I'm the author and illustrator of two archaeology mystery novels that pretend to be archaeological textbooks -- or possibly the other way around; they are published by AltaMira Press. No one was more surprised than me when Mitch Allen, now of Left Coast Press, agreed to publish my literary efforts. Both books have used as undergraduate texts at universities including UC Berkeley, Stanford, University of Chicago, Boston University, and Harvard. My latest effort is Archaeologcial Theory in a Nutshell, is a sort of theory-for-phobics thingy. I think the illustrations turned out well.
Buy these books, read them, then burn them. The royalties will help support me in a style to which I'd like to become accustomed.
ARCHAEOLOGIAL THEORY IN A NUTSHELL (2015)
Adrian Praetzellis provides a brief, readable introduction to contemporary theoretical models used in archaeology for the undergraduate or beginning graduate student. He demystifies a dozen flavors of contemporary theory for the theory-phobic reader, providing a short history of each, its application in archaeology, and an example of its use in recent work. The book
• teaches about different contemporary archaeological theories including postcolonialism, neoevolutionism, materiality, and queer theory;
• is written in accessible language with key examples for each theory;
• includes many illustrations and cartoons by the author.
DEATH BY THEORY: A TALE OF MYSTERY AND ARCHAEOLOGICAL THEORY (2000, 2011)
A European Neolithic burial. A large stone Venus. Nothing unusual about it except that it was found on an island in the Pacific Northwest. Archaeologist Hannah Green her shovelbum nephew find themselves in a tangled web of competing interests--avaricious land owners, hungry media, and a cult of goddess worshippers--while investigating one of the finds of the century. In untangling the mystery of the Washington Venus, Hannah and Sean have to confront questions of archaeological evidence, of ethics, of conflicting interpretation of data, and of the very nature of archaeological truths. Helping them are a cadre of disdainful graduate students who propose various theories--processualist, marxist, feminist, postmodernist--to explain the bizarre events.
DUG TO DEATH: A TALE OF ARCHAEOLOGICAL METHOD AND MAYHEM (2003)
Dr. Hannah Green--heroine of Praetzellis's textbook-as-novel Death by Theory--has really gotten herself into trouble this time. The spunky archaeologist has been asked to manage the contract archaeology project at a historic site in New Zealand when the regular archaeological staff of University of Invercargill abruptly dies off. On the scene, Hannah discovers she needs to teach her team about research design, survey methods, archival research, professional ethics, curation, and especially field safety, if they are to complete the contract before young Mr. Wallace levels the site in favor of a golf course. With a cast of characters that includes Missy-Jojo-the-Dog-Faced-Girl as lab supervisor, erotic romance writer and field volunteer Elena Solara, the ghost of socialite Bunny Wallace, and shovelbum Rusty Spittle, Praetzellis' brief textbook-as-novel introduces students to the hows and whys of field methodology in an entertaining but informative way.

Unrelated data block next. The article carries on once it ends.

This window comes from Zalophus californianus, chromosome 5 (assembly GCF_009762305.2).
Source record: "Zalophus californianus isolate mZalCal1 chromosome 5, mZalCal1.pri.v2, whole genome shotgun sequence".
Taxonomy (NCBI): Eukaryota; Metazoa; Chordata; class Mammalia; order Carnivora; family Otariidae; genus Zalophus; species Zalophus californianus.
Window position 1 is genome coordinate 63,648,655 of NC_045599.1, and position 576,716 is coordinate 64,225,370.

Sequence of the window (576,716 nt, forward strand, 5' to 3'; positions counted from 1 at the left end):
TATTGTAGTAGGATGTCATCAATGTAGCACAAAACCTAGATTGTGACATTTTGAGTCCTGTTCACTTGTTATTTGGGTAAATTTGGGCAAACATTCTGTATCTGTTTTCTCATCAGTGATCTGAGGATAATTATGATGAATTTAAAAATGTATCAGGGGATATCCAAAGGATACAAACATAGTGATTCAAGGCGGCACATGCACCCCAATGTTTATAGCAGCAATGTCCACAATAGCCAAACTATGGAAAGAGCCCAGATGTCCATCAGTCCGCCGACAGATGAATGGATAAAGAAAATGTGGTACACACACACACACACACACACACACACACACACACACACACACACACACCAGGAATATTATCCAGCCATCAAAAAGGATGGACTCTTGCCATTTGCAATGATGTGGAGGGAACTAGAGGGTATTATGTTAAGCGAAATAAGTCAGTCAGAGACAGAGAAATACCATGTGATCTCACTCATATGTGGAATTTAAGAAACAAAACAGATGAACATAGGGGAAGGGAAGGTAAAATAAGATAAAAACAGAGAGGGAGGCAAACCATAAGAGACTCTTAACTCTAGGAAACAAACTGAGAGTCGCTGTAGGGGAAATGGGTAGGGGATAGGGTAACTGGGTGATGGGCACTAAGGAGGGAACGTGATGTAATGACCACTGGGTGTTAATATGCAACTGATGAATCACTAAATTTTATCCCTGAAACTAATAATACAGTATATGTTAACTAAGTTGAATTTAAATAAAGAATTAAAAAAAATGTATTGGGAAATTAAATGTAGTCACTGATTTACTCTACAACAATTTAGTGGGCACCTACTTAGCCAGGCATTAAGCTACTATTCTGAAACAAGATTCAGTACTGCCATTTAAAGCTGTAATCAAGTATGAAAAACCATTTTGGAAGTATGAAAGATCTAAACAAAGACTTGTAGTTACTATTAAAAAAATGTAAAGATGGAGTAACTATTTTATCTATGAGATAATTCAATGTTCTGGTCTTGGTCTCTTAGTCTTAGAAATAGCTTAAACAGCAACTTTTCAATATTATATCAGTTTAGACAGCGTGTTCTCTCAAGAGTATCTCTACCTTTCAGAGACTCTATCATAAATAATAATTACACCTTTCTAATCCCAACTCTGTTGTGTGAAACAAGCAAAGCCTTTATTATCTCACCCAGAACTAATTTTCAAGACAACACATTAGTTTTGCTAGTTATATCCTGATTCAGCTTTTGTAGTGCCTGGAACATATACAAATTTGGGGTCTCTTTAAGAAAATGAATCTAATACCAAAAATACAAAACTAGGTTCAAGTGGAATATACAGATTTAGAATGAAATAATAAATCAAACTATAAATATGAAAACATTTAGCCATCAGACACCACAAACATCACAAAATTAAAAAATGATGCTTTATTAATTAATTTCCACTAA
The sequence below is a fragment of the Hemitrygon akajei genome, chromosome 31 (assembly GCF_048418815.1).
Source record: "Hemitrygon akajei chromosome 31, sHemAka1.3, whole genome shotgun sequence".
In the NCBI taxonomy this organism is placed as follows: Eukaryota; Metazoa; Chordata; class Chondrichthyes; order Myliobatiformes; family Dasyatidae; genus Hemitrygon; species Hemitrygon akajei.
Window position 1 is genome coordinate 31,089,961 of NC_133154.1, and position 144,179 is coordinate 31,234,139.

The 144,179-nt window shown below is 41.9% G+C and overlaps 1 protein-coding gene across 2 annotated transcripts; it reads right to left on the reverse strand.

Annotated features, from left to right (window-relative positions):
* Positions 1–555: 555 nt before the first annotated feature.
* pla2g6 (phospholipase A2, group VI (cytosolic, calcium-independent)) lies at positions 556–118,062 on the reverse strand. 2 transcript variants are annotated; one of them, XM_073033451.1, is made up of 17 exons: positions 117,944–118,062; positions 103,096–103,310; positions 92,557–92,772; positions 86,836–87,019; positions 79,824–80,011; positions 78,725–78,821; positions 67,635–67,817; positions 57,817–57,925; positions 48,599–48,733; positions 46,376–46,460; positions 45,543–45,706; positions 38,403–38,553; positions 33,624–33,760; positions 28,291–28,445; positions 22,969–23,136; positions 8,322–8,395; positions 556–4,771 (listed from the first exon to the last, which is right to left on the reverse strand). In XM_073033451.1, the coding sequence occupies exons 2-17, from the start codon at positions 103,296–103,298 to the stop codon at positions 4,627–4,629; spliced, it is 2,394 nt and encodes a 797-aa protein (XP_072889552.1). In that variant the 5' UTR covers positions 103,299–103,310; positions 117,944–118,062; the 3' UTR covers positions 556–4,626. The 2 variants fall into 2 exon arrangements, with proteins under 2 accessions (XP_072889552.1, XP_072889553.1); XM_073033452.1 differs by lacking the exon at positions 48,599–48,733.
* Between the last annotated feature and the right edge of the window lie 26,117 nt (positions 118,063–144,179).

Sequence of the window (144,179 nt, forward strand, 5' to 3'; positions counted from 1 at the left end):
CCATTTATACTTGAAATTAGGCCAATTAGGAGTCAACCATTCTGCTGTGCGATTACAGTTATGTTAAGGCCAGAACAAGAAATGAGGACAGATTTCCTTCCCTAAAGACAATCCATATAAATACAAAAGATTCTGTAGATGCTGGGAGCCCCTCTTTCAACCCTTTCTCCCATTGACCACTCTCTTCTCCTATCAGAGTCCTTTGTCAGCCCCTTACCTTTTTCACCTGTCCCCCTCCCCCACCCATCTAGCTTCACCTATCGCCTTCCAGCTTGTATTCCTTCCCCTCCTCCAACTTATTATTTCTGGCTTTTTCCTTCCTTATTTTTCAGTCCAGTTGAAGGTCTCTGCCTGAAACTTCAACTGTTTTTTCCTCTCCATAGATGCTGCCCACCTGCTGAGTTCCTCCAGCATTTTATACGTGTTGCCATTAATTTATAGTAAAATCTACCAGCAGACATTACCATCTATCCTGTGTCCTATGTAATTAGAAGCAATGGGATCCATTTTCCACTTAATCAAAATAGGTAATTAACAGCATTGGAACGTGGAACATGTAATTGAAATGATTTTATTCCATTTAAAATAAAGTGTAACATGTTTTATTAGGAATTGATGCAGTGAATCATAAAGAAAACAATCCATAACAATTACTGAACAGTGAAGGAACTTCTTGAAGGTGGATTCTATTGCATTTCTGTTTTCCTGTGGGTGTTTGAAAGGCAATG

ARTICLES AND REPORTS
Write, write, write. Talk, talk, talk.
As an archaeologist who works a lot in the cultural resource management context, I've written and co-written many technical reports and even a few published articles. Some of the former are posted at here at the ASC webpage or click on any of the blue links below and go straight to the article.
STRUCTURE, AGENCY, & THE ARCHAEOLOGY OF AFRICAN AMERICANS (with Mary Praetzellis) Chapter 19 in Contemporary Issues in California Archaeology, edited by Terry L Jones and Jennifer E.
Perry. Left Coast Press. 2012.
In this chapter, we give examples of how we have chosen to tackle a quandary that faces historical archaeologists more than most: how to think about the relationship between structure and agency when we study historical inequality. We suggest that this is not merely a theoretical argument, but would point out the relationship between these positions and the rise of neoliberalism in the so-called developed countries.
Review of THE DEATH OF ARCHAEOLOGICAL THEORY European Journal of Archaeology (2012) 15(3):519-566 .
This is a very cool little book that I read in only a few hours. Thoroughly worthwhile and contraversial.
ARCHAEOLOGY AND HERITAGE VALUES (with Mary Praetzellis) Historical Archaeology 45(1):86-100.
This article uses the archaeology of Nihonmachi (an early Japanese and Japanese American settlement in San Jose, California) and African American archaeology in West Oakland, California to present a different model of public-oriented archaeology. As it moved into the 21st century, the US National Park Service embarked on an ambitious program of public involvement and civic engagement to use heritage site to inform the public about contemporary issues. Meanwhile although section 106 of the NHPA mandates the dissemination of information recovered from important archaeological sites in the name of public benefit, CRM’s contribution to civic engagement has not achieved its potential.